Saturday, December 10, 2011

Quintessentials: We Were Once A Fairytale

Directed by Spike Jonze, USA

What you need to know: Kanye West is at a club. He's surrounded by adoring, arguably begrudging, "fans" (loose term). He's drunk. He sounds like the cartoon of himself. In the previous post Emily quotes, '"It's my song!" he tells a pair of unimpressed women. "I made all the notes!" Proclamations like these play off the stereotype of West as a puerile, out of control egomaniac. It would seem West is in on the joke, and the tension the self-consciousness creates is a great example of star power importing extra meaning to a film. West's celebrity makes the film something of an inside joke we all feel privy to." In the end West ends up alone, in some sort of dark, twisted, fantasy (album title, I think). It would behoove the audience to view the film at this point.


I've been stewing over the details of this film all morning. How shall I approach the icon, the ego, the narcissist himself? The beginning of the film plays out to me as fantasy; a very master- slave dynamic or daddy- son, whichever you prefer. West like a dom top. His adoring fans sub bottoms. All of which, seemingly, taking a turn in the circle jerk of his ego. What's worse, his own song is playing in the background. Jonze roots us in the fantasy - this is what it's like to be Kanye West. Or is it? I think it's important to take note of the joke. However, unlike Emily who says, "It would seem West is in on the joke" I'd argue that the joke is on West. I'd be a liar if I didn't say that he makes fantasy look good. To be Kanye for five minutes might fill the coffers of ones ego for years.


In the case of West, dark is not dichotomous. It's not so black and white. West actually appears to be in a dark place emotionally. He pummels the audience with his ego. It's a relentless repetition that gets old quick. Throughout the entire film his ego only isolates him from others. People are unsure of how to approach him. He's unsure of how to approach people. He dances alone. In his darkness he's consoled by a woman that he has sex with (an exercise of his ego, further isolating himself), but ultimately he ends up alone. Jonze takes the audience on a ride to a deep dark place that West occupies in an expensive tuxedo jacket and trademark sneakers.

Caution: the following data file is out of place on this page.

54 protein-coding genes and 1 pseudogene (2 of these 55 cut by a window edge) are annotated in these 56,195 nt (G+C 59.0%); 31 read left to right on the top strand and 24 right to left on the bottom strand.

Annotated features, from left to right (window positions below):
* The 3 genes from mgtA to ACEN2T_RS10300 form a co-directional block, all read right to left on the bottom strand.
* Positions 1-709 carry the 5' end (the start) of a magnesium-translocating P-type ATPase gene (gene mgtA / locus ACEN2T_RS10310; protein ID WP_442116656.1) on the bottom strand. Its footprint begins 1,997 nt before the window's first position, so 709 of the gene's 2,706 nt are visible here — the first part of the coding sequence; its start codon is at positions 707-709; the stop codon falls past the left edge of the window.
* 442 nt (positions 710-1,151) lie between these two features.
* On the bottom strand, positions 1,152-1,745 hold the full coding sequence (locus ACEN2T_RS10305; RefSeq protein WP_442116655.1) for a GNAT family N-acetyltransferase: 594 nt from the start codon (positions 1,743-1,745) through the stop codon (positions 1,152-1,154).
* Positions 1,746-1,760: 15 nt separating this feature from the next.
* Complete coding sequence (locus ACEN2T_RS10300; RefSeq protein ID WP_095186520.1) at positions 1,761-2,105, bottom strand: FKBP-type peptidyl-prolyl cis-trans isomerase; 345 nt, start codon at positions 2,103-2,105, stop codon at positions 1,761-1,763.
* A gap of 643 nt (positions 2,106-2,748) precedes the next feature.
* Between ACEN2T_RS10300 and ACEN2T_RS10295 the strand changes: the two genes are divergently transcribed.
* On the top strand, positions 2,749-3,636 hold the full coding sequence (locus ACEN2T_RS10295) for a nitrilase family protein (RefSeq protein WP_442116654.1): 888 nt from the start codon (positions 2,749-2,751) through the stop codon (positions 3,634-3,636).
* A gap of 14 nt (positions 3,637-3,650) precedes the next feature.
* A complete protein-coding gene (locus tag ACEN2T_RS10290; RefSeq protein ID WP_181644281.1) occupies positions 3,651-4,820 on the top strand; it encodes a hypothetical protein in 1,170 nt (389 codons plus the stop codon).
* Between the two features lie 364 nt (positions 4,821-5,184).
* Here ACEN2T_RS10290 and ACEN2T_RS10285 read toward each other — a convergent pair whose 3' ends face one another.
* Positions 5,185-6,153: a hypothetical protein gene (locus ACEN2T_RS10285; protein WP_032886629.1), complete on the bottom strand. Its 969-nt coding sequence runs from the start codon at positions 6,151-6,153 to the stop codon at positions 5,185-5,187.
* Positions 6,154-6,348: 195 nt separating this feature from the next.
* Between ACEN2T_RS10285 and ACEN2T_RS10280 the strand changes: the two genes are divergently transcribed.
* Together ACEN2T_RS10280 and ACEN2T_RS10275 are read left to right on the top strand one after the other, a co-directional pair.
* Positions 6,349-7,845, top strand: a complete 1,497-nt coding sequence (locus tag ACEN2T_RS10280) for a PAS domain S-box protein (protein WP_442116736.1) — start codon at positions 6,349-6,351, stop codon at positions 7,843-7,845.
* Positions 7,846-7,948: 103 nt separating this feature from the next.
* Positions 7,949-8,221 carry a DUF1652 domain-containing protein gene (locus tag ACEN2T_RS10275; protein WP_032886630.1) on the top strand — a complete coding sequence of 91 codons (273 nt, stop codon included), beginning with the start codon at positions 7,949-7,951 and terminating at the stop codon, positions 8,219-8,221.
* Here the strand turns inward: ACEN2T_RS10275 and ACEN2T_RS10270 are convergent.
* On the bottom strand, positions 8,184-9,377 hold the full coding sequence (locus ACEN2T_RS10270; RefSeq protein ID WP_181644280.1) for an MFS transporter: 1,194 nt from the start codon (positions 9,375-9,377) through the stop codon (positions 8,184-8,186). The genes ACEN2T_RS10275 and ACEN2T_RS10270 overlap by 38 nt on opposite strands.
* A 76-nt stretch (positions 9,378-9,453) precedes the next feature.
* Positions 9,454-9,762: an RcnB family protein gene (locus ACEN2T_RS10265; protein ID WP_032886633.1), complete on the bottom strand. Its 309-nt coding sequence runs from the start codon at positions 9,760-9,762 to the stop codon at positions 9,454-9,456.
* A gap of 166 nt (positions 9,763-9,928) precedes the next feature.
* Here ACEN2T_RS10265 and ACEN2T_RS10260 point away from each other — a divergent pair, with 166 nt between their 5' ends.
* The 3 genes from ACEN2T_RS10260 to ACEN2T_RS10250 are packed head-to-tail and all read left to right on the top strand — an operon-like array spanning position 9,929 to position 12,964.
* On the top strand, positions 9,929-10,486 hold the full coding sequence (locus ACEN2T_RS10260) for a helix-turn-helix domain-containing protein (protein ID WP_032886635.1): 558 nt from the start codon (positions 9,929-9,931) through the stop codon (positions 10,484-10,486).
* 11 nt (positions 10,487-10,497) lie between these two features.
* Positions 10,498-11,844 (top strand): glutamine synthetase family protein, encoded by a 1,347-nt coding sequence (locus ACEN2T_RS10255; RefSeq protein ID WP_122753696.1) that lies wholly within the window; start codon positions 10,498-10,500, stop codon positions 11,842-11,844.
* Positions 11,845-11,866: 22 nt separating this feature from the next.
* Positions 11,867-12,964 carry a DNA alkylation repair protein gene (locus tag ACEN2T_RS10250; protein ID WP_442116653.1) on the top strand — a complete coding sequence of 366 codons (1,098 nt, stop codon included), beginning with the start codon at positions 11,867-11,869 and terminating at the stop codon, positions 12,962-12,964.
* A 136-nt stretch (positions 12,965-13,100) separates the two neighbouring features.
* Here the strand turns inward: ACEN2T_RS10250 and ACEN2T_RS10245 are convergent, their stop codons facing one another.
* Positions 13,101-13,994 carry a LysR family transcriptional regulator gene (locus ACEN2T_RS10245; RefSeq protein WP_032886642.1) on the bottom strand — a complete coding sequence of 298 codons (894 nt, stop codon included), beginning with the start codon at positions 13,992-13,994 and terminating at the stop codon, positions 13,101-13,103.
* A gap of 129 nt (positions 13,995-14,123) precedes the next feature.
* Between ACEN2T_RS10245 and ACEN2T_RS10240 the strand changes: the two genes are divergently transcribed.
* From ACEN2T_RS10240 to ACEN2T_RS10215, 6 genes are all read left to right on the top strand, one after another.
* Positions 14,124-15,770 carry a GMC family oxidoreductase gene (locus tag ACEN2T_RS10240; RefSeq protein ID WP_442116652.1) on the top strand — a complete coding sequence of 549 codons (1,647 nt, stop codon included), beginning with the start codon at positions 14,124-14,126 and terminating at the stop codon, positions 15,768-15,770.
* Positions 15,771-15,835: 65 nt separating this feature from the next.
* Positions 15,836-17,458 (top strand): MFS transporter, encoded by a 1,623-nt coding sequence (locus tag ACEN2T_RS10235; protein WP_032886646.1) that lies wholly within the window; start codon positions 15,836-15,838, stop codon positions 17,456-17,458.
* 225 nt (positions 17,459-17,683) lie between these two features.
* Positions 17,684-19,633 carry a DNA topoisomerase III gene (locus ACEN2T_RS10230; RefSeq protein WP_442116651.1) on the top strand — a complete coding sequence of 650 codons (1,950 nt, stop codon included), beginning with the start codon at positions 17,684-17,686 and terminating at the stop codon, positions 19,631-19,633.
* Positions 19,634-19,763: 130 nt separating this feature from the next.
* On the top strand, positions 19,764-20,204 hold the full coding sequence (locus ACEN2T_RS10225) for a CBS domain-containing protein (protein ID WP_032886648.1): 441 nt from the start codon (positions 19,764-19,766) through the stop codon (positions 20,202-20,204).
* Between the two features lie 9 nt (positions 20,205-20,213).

This is where Jonze gives birth to the films metaphor. A drunk, sick West spews pink goo. It's a spectacle and again, he's alone. Out comes something less of a gremlin, something smaller, but with equal parts hair and animation. My interpretation is that this monster represents the monster (West's ego) living inside of West. In a standoff, West acknowledges his dark passenger (thank you, Dexter) and the monster kills himself. The end of West? An end to West's cartoon-like, oversized ego? I doubt it. Just a lot of melodrama and a fascinating short film experience in the way of the id, the ego, and superego (Dark, Twisted, Fantasy) from the brilliant Spike Jonze.


haley schattner said...

What I like about this piece is that you do not know what is real. Did he really meet a woman? If you notice, the woman's leopard print dress is the same pattern as the couch West wakes up on. I think the piece is intentionally dark because it adds to the horror of the moment and the emotional state of West. What is scarier than a fantasy or fairy tale gone awry? As for his emotional state, West is unquestionably trying to drink away some problems. The drinking is intensifying his emotional state, not improving it with giddy.

K. Tyler Christensen said...

Amen, sister girlfriend. I actually hadn't made the connection between the girls leopard print dress and the leopard print throw on the couch. Good eye. All part of his dark state, indeed. The man is on a mission of self- annihilation. Or in the end, death. Death of the ego itself, but not really.

ashley bruning said...

I think the fact that West made this film about having to kill his own ego shows that it is alive and well. The angles and music attempt to gain the audiences sympathy. An homage to the poor misunderstood narcisist.

K. Tyler Christensen said...

Totally, Ash. That being said it's kind of like Kanye is making fun of the audience who buys into his narcissism.

Richard said...

I love the way you worked in "Dexter"!

"My Dark Twisted Fantasy" is a work of genius, especially "Runaway" (IMHO).

K. Tyler Christensen said...

Yes. Work of genius or work of a monster? That is the question. Genius, monster, same thing? Jonze's hyperbolic depiction of West and the vomiting up of his bite-sized inner monster beg the question: genius or monster?